Aural Influences: Learning from What’s Not Written Down

The video of the piece below is an example of a piece that come from Composing Tip #3, below. The piece arose from the confluence of several experiences. At the time I was working on jazz guitar, and went to a three-day jazz workshop in Tübingen, Germany that was sponsored by the publisher Advance Music. It was a terrific workshop and I still remember (this was, oh, over twenty years ago) great talks and performances by Bill Dobbins, Dave Liebman, Rufus Reid, Bobby Watson, Steve Erquiaga (guitar), and others. What was most affecting, however, was not guitar. I had an hour free and wanted to fill it with something, so I signed up for Pamela Watson’s Gospel Choir. I am not a singer, but I can find pitches and read rhythms. I was the only native English speaker there – there were (real!) singers from Vienna, Berlin and other places. What astounded me was that, unlike me, they were not new to singing this style. When they started singing, it sounded like they had been born and raised in Mississippi. It was a real treat to masquerade as a singer and be among them. Pamela Watson was a terrific director. We sang some of her arrangements and I am here to tell you: it was probably the single most fun I have ever had making music of any sort, and that is saying something.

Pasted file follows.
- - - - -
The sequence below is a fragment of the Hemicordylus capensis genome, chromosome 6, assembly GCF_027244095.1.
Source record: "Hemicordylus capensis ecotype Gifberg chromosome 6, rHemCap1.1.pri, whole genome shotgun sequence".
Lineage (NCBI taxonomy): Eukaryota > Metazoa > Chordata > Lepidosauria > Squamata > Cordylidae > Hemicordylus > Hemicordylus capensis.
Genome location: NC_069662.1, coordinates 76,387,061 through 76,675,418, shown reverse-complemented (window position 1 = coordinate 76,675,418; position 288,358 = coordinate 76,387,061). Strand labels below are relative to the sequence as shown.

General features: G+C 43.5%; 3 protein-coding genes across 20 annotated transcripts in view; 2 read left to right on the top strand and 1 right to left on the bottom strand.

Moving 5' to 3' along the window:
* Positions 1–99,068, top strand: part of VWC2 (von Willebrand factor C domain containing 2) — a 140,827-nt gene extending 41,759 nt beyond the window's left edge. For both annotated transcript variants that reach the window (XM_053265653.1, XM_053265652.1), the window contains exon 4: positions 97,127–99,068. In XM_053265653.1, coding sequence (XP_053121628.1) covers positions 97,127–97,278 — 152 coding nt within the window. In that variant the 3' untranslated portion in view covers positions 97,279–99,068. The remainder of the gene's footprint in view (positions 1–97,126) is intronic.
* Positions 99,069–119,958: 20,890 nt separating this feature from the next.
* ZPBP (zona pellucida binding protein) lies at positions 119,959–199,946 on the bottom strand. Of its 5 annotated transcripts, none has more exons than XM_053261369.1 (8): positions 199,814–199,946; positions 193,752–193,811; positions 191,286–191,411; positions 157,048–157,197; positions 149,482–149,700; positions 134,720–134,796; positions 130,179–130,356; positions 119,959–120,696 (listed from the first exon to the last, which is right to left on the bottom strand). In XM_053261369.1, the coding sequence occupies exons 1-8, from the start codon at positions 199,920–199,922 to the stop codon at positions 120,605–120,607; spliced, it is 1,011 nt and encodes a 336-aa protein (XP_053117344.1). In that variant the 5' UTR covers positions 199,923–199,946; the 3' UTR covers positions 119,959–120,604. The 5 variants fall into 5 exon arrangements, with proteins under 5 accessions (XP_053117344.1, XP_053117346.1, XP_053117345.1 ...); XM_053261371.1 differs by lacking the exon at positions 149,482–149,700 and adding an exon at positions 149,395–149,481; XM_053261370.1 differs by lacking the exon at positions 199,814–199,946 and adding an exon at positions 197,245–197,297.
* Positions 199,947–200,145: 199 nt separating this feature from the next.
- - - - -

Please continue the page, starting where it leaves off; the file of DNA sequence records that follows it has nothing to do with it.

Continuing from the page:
Not long after this, I got one of my first commissions – to write an encore-esque piece for a trombone quartet. I was still charged up from my Gospel Choir experience and decided to try to capture the spirit of it in notation. The result was “Gospel Time”, which was and remains one of the most popular of my compositions (it is standard repertoire in Europe, and practically unknown in the U.S.) – it has been performed by countless groups, recorded on many CDs, and is all over YouTube (try a search). It is not anything like a transcription of what a gospel choir would do; it is rather an evocation of the spirit and the joy of the experience. In the performance below, the group takes a lot of liberties – something I actively encourage. I like it when groups take my notes as a beginning, not an end, and add their own imaginations. There is no vocalizing in my version; this group decided to sing the notes at the beginning and the end, and there is some added stuff (applause near the end). Other groups (e.g. Slokar Quartet) have added drumset (no drums in the original). I am all for it – it makes a living piece of music rather than something dipped in plastic that never changes. In any case, this piece is an example of stealing, uh, learning from a style that is largely an aural tradition. Sometimes it’s all the stuff you can’t write down that can make a big difference.